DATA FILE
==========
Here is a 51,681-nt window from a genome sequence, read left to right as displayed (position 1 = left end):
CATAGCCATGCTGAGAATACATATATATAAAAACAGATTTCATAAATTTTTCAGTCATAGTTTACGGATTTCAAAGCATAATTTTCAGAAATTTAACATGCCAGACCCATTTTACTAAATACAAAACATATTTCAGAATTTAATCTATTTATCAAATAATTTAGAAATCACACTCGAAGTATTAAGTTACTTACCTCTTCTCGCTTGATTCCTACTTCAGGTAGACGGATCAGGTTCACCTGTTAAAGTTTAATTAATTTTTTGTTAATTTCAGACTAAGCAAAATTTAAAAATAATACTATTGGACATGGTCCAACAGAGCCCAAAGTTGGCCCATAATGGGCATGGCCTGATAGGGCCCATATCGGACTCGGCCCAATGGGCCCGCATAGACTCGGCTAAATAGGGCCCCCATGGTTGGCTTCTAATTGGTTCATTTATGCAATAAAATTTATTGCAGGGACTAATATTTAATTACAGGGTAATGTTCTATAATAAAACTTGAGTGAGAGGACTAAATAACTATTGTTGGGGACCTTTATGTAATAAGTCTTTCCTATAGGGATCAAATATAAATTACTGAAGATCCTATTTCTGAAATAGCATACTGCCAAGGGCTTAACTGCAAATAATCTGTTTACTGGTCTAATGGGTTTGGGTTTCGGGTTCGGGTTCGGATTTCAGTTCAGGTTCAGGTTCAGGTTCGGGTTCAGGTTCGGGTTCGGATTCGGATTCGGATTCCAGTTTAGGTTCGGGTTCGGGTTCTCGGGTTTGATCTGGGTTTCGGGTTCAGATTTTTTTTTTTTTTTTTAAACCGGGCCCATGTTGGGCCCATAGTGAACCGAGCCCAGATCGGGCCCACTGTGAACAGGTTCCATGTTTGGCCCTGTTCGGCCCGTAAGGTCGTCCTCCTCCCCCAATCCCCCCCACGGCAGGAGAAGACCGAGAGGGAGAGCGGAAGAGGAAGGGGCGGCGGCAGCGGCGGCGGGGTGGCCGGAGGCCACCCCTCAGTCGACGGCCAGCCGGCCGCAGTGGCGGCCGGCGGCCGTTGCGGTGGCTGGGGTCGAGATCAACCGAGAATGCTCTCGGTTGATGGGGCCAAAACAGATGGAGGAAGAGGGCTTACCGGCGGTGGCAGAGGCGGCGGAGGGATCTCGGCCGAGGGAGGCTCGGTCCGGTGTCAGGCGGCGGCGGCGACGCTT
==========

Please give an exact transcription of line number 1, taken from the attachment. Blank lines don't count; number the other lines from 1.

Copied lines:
Here is a 51,681-nt window from a genome sequence, read left to right as displayed (position 1 = left end):